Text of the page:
Ultima Thule

In ancient times the northernmost region of the habitable world - hence, any distant, unknown or mysterious land.

Tuesday, June 28, 2005

William Wallace weeps

By Aussiegirl

I guess they don't cook in Scotland -- or maybe they are just allowed a blunt dinner knife to gum their vegetables and meat into submission. What would William Wallace think?

HISTORICAL re-enactments and essential elements of Scottish ancestry could be ruined under ministerial proposals to clamp down on knife crime, according to historians.

Museums and swordsmiths have warned that Scottish Executive proposals to increase the legal age for buying a knife to 18 and to criminalise the carrying of a knife or sword are impractical and will be detrimental to the remembrance of historical events.

The executive consultation proposes that the sentence for carrying a knife should be doubled and that police should be able to arrest a person they suspect is carrying a knife.

However local authorities, including North and South Lanarkshire, criticised the proposals as being impractical to enforce and unlikely to have any impact on Scotland's high level of knife crime.

The International Committee of Museums and Collections of Arms and Military History has written to the executive with concerns about the potential criminalisation of its staff and how it ought to "sustain the live costumed re-enactment in, by and for museums that so increases public interest in the past".

Guy Wilson, its chairman, wrote: "There are
legitimate reasons for private individuals to own and use swords, daggers, and knives, and your proposals should recognise these.

"They include sport, study, collection, re-enactment, DIY, fishing, and gardening.
"There is also the legitimate trade in antiques to be taken into consideration and protected. The judgments, allowances, and exemptions that you may introduce will need to ensure that errors of judgment on all sides are rare to prevent the innocent and law-abiding being charged with serious offences."

Currently, the carrying of a knife or sword is allowed if the person can show they have a legitimate reason. Further details on the proposed legislation will be released by the executive today.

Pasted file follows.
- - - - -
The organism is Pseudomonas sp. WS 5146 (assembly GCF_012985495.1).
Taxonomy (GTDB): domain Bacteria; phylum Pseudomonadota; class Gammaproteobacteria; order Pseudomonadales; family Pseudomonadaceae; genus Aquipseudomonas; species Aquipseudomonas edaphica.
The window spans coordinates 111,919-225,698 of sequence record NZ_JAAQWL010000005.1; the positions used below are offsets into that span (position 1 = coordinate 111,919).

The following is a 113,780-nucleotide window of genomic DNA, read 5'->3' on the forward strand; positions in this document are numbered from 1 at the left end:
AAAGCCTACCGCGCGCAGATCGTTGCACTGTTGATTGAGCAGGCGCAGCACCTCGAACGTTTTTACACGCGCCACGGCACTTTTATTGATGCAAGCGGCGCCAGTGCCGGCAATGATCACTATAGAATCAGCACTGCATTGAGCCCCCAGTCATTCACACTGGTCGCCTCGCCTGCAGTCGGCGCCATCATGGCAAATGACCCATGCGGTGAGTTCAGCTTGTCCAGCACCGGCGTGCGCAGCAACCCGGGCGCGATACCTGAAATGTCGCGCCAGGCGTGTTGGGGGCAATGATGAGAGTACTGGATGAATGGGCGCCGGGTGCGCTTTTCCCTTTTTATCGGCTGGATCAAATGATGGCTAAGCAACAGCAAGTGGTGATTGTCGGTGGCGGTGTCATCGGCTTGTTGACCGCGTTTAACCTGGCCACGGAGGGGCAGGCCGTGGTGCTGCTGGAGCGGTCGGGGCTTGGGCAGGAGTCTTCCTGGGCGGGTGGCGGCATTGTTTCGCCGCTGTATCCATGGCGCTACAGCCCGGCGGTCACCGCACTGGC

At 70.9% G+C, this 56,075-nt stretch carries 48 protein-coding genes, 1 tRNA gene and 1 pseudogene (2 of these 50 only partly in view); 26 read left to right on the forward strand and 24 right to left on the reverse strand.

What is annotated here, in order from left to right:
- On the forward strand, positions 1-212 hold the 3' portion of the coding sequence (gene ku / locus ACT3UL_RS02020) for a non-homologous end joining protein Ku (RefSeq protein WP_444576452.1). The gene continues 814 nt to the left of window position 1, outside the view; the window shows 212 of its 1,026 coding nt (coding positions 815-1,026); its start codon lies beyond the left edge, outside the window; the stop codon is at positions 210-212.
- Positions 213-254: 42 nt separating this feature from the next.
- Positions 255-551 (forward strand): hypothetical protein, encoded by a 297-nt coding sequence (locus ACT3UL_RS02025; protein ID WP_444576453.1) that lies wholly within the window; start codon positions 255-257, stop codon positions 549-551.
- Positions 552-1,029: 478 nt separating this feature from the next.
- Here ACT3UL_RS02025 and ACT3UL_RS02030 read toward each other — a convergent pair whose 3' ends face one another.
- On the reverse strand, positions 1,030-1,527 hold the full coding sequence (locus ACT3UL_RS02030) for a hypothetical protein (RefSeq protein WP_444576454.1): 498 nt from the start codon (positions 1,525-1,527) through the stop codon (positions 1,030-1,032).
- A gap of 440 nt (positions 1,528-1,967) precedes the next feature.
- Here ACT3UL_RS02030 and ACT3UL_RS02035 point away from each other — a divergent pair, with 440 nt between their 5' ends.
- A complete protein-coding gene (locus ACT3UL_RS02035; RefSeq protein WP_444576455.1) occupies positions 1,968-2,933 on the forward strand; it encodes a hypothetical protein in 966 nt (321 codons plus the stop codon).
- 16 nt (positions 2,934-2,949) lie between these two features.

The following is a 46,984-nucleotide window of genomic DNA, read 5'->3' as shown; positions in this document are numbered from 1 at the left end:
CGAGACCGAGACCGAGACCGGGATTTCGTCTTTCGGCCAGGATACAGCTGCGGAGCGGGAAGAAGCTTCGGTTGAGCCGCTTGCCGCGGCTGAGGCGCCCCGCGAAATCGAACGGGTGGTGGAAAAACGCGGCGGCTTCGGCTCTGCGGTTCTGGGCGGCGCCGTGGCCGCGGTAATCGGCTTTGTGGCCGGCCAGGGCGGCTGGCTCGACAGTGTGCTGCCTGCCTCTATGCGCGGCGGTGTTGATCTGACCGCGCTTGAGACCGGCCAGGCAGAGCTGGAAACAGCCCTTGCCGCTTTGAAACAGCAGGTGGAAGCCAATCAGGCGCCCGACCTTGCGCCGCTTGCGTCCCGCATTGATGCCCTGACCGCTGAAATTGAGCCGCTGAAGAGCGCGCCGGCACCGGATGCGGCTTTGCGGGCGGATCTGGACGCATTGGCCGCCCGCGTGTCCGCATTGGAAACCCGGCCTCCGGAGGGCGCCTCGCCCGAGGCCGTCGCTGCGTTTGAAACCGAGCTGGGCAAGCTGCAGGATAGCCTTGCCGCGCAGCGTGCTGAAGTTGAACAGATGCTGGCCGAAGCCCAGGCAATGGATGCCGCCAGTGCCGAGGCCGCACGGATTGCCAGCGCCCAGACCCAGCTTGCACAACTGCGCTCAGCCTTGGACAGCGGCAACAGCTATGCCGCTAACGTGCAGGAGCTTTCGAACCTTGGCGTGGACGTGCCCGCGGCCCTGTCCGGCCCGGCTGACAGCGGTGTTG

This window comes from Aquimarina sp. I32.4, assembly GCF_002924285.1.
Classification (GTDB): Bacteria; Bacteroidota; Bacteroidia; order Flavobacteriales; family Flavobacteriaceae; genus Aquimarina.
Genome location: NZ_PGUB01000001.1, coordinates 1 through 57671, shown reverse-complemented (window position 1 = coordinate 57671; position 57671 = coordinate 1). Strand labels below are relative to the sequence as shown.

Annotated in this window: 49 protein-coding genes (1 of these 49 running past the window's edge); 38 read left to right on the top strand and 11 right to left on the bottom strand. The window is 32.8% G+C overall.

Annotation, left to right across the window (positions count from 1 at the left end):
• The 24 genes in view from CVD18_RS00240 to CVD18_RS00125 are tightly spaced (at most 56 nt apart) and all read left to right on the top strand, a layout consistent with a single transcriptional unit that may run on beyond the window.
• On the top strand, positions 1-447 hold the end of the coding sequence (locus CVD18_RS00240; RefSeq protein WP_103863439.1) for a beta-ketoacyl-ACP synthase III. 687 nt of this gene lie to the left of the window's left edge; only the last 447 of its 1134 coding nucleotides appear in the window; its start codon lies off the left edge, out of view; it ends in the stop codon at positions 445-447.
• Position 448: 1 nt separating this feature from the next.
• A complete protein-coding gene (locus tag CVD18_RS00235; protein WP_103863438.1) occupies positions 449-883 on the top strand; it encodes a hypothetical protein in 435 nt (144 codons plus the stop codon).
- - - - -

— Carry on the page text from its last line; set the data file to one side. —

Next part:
At 10:42 AM, Blogger BonnieBlueFlag said...

Gee, some things never change!

William Wallace has been spinning in his grave for years. I wonder if he has turned into butter yet, like little Sambo, another long ago banned story book character?

If you will recall the opening of the movie "Braveheart," they were practicing their aim and distance in rock throwing, because they were not allowed to have weapons by the English.

Will they allow history to repeat itself?

At 10:55 AM, Blogger Aussiegirl said...

I have to get that movie out again and see it on my high-def TV. Thanks for reminding me of the beginning. And Little Black Sambo was a charming story, actually about a little Indian boy, as the author I think had lived in India. He is actually very smart and outwits the tiger and defeats him by causing him to run around in circles. It's also a shame that one of Walt Disney's most wonderful film, "The Song of the South" about the Uncle Remus stories is also considered politically incorrect. It had wonderful songs (Zippety-doo-da was my favorite, and I can still sing all the lyrics to this day) as well as a marvelous combination of live and animated action. The Uncle Remus stories, as talismanic as the fables of Aesop, are a staple of our language and symbolism -- we all know about Brer Rabbit screaming about, "Don't throw me in that briar patch." and what that means.